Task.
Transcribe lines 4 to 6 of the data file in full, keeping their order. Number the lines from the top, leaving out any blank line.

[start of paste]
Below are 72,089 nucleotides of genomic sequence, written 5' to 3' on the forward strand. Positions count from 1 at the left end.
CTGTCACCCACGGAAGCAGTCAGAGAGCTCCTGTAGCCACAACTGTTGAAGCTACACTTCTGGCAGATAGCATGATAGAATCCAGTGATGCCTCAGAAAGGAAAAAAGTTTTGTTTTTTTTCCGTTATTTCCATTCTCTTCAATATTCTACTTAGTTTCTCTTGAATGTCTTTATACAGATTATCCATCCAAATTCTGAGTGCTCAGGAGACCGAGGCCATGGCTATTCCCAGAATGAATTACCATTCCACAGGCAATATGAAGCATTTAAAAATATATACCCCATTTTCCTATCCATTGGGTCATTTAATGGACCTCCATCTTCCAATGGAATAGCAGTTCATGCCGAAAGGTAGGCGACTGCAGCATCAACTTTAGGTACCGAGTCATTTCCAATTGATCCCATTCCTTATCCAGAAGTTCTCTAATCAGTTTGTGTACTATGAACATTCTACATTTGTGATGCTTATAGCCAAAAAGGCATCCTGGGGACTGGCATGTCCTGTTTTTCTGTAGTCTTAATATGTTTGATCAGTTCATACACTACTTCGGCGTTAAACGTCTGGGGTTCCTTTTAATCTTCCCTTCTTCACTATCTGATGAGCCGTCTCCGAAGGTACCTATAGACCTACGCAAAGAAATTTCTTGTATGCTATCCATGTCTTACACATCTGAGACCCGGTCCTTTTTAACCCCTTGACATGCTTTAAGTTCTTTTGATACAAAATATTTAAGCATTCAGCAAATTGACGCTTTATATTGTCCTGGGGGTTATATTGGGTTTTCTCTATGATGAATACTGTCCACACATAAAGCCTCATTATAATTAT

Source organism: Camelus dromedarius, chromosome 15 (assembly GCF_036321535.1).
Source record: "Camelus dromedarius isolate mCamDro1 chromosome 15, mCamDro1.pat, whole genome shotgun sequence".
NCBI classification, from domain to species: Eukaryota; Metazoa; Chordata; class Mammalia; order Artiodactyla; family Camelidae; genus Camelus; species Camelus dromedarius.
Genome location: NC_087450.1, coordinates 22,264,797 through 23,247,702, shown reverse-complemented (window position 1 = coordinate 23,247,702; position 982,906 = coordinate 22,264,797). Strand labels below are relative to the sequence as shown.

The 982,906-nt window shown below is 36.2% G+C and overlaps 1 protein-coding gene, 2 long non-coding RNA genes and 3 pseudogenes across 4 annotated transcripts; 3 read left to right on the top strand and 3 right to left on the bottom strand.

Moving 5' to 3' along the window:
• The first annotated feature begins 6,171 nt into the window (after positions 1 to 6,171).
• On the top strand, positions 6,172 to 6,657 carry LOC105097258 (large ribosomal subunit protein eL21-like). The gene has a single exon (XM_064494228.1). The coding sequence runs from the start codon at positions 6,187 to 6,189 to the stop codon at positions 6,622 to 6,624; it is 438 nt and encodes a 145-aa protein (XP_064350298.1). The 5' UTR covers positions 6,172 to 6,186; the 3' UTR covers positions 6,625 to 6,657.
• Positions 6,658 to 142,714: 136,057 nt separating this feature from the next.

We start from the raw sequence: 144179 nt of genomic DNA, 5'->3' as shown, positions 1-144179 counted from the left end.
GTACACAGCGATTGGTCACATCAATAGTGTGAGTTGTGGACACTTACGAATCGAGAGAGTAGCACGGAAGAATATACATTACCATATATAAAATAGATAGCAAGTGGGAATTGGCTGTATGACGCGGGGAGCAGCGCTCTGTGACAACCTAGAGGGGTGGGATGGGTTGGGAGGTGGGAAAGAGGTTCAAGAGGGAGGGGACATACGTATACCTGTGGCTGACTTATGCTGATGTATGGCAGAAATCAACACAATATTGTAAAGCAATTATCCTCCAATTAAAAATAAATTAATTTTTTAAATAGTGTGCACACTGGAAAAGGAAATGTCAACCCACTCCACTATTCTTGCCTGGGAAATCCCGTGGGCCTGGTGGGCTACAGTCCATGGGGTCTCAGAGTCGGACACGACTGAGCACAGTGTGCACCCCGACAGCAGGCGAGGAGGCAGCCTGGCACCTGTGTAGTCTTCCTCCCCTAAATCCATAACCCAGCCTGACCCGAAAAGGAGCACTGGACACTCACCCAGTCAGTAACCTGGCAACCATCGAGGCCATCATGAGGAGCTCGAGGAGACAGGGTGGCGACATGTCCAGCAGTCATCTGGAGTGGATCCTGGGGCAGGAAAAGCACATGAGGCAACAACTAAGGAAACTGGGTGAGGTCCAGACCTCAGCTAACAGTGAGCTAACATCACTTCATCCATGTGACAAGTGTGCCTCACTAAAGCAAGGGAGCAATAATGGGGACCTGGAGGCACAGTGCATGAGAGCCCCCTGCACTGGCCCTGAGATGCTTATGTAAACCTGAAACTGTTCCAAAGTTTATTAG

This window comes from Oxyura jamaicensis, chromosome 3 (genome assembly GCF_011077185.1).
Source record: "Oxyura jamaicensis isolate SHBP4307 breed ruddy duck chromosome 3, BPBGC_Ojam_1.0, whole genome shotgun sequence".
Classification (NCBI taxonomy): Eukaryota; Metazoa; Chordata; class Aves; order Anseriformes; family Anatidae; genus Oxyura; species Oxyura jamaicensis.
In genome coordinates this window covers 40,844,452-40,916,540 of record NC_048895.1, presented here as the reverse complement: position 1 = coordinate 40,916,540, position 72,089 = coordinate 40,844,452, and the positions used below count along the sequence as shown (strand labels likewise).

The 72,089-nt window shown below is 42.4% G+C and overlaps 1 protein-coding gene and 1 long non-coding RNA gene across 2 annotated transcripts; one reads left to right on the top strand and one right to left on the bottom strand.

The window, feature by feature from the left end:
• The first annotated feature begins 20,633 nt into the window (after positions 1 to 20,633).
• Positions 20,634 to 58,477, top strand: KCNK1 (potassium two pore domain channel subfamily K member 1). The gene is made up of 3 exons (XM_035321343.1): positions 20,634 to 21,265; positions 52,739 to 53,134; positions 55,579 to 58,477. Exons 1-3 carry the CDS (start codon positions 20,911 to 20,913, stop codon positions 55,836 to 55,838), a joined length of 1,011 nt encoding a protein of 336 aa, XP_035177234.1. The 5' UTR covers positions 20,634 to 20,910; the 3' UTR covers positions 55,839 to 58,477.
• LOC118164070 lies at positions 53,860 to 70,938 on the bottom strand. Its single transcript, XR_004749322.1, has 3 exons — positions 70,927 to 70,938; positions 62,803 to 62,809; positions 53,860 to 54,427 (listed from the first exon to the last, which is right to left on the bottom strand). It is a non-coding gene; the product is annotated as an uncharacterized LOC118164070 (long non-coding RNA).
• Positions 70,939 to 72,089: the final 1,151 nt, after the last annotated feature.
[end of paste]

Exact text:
Source record: "Camelus dromedarius isolate mCamDro1 chromosome 15, mCamDro1.pat, whole genome shotgun sequence".
NCBI classification, from domain to species: Eukaryota; Metazoa; Chordata; class Mammalia; order Artiodactyla; family Camelidae; genus Camelus; species Camelus dromedarius.
Genome location: NC_087450.1, coordinates 22,264,797 through 23,247,702, shown reverse-complemented (window position 1 = coordinate 23,247,702; position 982,906 = coordinate 22,264,797). Strand labels below are relative to the sequence as shown.